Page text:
- Hearing aid domes can be more discrete: Hearing aid domes aren’t very big, especially when they’re in your ear. They’re rather discrete in this way.
- You’re able to hear your own voice: A natural amount of sound can get through some types of hearing aid domes. So you will still be capable of hearing your own voice. You’ll most likely wear your hearing aids more if they sound clear and natural.
- No fitting time: One of the most popular (and immediate) benefits of hearing aid domes is that you don’t have to wait. You can un-box them, pop them on your hearing aid and you’re good to go. For individuals who don’t want to wait for custom fit hearing aids, it’s the ideal solution. And if you want to demo a hearing aid before you buy it, they’re good for that too. With hearing aid domes, patients don’t have to sacrifice sound clarity to get quicker results.
- Everything sounds a little more natural: By finding the correct hearing aid dome type, you can ensure that your hearing aids produce a natural overall sound and improved sound clarity. That’s because some sound will still (probably) get in. We can help you determine the kind that’s best for you.
And again, this will mean you’re not as likely to leave your hearing aid sitting in a drawer.
Are there downsides to hearing aid domes?
As with any hearing device or medical treatment, there are some downsides and trade-offs to hearing aid domes, trade=offs you’ll want to consider before making a decision. Here are a few of the most prevalent:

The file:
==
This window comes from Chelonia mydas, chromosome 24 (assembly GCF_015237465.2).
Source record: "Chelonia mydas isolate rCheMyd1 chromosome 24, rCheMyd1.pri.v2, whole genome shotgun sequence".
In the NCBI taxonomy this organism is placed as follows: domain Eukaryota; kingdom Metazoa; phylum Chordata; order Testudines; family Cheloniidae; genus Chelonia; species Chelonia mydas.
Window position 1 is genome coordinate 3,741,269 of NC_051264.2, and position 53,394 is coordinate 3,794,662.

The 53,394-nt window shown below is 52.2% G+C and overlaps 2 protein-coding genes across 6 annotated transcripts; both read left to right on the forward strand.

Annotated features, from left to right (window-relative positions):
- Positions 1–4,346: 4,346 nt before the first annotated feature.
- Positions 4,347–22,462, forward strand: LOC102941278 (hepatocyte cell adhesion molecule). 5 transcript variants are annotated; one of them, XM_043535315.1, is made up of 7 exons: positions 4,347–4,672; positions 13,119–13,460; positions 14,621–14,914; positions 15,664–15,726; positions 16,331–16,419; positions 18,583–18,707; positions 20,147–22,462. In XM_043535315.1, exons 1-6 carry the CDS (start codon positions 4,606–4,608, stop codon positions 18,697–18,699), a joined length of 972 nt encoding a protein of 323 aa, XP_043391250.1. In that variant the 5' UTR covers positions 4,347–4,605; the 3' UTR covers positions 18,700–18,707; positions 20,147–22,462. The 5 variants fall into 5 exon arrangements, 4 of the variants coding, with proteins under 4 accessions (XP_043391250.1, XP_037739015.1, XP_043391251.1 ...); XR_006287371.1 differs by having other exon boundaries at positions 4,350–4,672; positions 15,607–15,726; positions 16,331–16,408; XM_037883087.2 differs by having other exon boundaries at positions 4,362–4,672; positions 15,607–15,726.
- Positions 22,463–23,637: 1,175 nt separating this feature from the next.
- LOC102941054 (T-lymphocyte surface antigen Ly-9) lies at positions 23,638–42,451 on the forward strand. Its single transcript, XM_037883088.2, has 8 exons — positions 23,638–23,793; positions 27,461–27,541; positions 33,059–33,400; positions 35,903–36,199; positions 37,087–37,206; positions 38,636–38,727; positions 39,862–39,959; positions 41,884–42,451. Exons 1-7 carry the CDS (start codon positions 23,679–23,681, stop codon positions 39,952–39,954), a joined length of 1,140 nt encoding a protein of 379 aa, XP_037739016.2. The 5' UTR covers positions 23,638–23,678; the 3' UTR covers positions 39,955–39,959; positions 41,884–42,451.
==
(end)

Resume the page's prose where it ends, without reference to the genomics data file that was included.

- They can sometimes be uncomfortable: Having something filling the ear canal can be really unpleasant for some people. Hearing specialists call this feeling “occlusion,” and some people can find it intensely unpleasant. Additionally, if you take your hearing aid dome out too fast (or don’t clean it frequently enough), there’s the chance that it might separate from the tubing and get stuck in your ear canal. If this occurs, you’ll likely need to come see us to get it removed.
- Sometimes, they can cause feedback: Feedback, though not that common, occasionally does occur. This is especially true for those who have high-frequency hearing loss.
- Some types of hearing loss aren’t suited for hearing aid domes: For instance, if you have profound hearing loss or high frequency hearing loss, hearing aid domes may not be the preferred option for you. Again, the feedback can become a problem with high frequency hearing loss. For people who have profound hearing loss, it’s really the hearing aid itself that’s the problem: you’ll require something that’s bigger and which is more powerful than the styles typically associated with hearing aid domes.
So are hearing aid domes for me?
Ultimately, the decision of whether you should use hearing aid domes or not is largely a personal one. It’s up to you but we can help. And we will go over your specific needs and help advise you on the pros and cons.
Some individuals may do better waiting for a custom fitting. For other people, the immediate results of hearing aids you can wear today will build healthy, lifelong hearing habits.
The good thing is that you’ve got options.